The Economics of Urban-Rural Space
Posted: 16 Sep 2011
Date Written: October 2009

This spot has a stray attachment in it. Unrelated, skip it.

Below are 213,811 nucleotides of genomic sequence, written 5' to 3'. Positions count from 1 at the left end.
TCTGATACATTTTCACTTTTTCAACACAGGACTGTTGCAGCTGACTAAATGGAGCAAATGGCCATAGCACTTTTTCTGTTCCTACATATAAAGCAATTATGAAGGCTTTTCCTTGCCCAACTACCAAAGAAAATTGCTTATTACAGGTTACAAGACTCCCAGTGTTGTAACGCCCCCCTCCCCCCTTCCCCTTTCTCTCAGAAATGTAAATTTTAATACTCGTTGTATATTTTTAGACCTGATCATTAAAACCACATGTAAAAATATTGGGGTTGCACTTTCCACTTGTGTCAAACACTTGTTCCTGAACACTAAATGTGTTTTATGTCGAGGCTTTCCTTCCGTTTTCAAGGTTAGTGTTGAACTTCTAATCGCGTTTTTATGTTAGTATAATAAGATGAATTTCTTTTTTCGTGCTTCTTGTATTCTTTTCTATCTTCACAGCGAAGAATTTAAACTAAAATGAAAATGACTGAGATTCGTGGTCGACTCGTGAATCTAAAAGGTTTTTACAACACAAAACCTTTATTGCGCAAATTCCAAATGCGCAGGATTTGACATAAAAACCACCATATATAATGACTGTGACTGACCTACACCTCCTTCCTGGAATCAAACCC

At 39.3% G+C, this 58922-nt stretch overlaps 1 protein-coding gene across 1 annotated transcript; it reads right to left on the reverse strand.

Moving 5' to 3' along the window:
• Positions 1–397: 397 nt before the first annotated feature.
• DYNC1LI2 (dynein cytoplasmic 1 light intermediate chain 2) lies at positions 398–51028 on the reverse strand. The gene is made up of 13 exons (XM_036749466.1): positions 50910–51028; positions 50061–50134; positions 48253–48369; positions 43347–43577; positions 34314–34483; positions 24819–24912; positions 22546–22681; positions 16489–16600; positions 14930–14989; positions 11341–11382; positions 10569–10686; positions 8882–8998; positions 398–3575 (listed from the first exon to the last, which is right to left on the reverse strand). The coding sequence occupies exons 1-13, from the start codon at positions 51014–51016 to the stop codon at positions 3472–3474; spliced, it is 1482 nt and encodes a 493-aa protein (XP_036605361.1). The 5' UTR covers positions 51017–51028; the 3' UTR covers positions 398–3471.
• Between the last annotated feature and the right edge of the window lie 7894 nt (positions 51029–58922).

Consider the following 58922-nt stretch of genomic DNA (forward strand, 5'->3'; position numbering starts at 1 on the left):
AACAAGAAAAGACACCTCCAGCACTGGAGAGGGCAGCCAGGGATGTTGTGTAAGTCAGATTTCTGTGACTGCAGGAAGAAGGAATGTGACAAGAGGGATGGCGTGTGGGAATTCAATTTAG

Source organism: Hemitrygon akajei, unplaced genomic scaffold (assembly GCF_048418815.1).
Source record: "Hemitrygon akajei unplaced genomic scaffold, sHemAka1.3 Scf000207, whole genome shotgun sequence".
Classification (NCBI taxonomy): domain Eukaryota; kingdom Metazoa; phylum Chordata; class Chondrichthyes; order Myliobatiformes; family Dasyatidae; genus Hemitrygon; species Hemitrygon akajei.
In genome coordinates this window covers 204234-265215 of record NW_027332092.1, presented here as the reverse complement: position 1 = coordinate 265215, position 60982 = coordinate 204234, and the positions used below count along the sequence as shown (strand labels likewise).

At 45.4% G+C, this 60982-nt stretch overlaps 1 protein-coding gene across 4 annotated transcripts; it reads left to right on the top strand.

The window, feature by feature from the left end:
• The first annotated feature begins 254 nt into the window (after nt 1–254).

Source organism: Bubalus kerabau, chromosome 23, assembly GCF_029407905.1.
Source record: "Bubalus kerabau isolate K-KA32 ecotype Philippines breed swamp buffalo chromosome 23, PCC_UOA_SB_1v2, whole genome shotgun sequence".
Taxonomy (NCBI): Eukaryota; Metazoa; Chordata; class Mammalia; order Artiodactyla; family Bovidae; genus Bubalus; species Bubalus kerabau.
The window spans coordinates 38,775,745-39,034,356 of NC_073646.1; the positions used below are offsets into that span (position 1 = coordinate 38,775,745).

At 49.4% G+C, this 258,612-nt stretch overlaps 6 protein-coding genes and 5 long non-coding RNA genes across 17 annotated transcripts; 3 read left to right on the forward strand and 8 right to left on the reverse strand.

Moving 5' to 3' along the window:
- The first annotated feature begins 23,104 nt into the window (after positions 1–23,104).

The emergence of urban-rural space, as evidenced by the expansion of low-density exurban areas and growth of amenity-based rural areas, is characterized by the merging of a rural landscape form with urban economic function. Changing economic conditions, including waning transportation and communication costs, technological change and economic restructuring, rising real incomes, and changing tastes for natural amenities, have led to this new form of urban-rural interdependence. We review the recent research on the causes and consequences of this growth at regional and metropolitan scales, discuss advances in empirical and theoretical economic models of urban land-use patterns at spatially disaggregate scales, and highlight research on environmental impacts and the efficacy of growth controls and land conservation programs that seek to manage this growth. The paper concludes with future research questions and needs. These include spatially disaggregate and accurate data, improved causal inference and structural modeling, and dynamic models that incorporate multiple sources of spatial and agent heterogeneity and interactions.
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